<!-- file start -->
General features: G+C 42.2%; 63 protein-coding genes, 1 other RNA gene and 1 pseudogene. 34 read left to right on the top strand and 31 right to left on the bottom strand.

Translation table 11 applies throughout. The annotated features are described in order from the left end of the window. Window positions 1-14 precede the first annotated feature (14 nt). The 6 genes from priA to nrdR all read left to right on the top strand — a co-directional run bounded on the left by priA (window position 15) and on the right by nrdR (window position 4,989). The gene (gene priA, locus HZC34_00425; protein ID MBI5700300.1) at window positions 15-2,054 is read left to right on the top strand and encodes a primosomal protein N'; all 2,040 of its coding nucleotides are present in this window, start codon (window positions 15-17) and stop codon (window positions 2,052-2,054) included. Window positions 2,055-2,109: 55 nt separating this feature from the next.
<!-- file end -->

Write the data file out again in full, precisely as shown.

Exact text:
General features: G+C 42.2%; 63 protein-coding genes, 1 other RNA gene and 1 pseudogene. 34 read left to right on the top strand and 31 right to left on the bottom strand.

Translation table 11 applies throughout. The annotated features are described in order from the left end of the window. Window positions 1-14 precede the first annotated feature (14 nt). The 6 genes from priA to nrdR all read left to right on the top strand — a co-directional run bounded on the left by priA (window position 15) and on the right by nrdR (window position 4,989). The gene (gene priA, locus HZC34_00425; protein ID MBI5700300.1) at window positions 15-2,054 is read left to right on the top strand and encodes a primosomal protein N'; all 2,040 of its coding nucleotides are present in this window, start codon (window positions 15-17) and stop codon (window positions 2,052-2,054) included. Window positions 2,055-2,109: 55 nt separating this feature from the next.